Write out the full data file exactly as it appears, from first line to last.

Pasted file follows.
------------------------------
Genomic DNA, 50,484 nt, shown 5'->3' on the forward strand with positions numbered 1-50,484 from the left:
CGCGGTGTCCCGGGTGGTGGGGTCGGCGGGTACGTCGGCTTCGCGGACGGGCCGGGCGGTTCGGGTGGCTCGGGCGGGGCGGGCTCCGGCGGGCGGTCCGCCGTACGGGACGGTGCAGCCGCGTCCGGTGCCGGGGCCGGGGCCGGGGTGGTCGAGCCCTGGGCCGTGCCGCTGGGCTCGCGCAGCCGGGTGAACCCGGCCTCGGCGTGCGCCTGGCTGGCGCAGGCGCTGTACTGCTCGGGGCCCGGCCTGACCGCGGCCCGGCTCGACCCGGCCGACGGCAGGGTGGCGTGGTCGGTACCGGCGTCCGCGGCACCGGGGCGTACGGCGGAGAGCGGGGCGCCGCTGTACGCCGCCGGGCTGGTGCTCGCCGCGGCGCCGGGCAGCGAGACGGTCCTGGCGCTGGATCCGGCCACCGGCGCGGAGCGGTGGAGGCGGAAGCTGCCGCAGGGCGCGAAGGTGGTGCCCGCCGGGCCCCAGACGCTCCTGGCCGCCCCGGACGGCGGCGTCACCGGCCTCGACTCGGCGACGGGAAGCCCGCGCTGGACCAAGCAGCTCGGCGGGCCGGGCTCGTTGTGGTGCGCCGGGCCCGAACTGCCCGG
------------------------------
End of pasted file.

Genomic DNA, 50,484 nt, shown 5'->3' on the forward strand with positions numbered 1-50,484 from the left:
CGCGGTGTCCCGGGTGGTGGGGTCGGCGGGTACGTCGGCTTCGCGGACGGGCCGGGCGGTTCGGGTGGCTCGGGCGGGGCGGGCTCCGGCGGGCGGTCCGCCGTACGGGACGGTGCAGCCGCGTCCGGTGCCGGGGCCGGGGCCGGGGTGGTCGAGCCCTGGGCCGTGCCGCTGGGCTCGCGCAGCCGGGTGAACCCGGCCTCGGCGTGCGCCTGGCTGGCGCAGGCGCTGTACTGCTCGGGGCCCGGCCTGACCGCGGCCCGGCTCGACCCGGCCGACGGCAGGGTGGCGTGGTCGGTACCGGCGTCCGCGGCACCGGGGCGTACGGCGGAGAGCGGGGCGCCGCTGTACGCCGCCGGGCTGGTGCTCGCCGCGGCGCCGGGCAGCGAGACGGTCCTGGCGCTGGATCCGGCCACCGGCGCGGAGCGGTGGAGGCGGAAGCTGCCGCAGGGCGCGAAGGTGGTGCCCGCCGGGCCCCAGACGCTCCTGGCCGCCCCGGACGGCGGCGTCACCGGCCTCGACTCGGCGACGGGAAGCCCGCGCTGGACCAAGCAGCTCGGCGGGCCGGGCTCGTTGTGGTGCGCCGGGCCCGAACTGCCCGG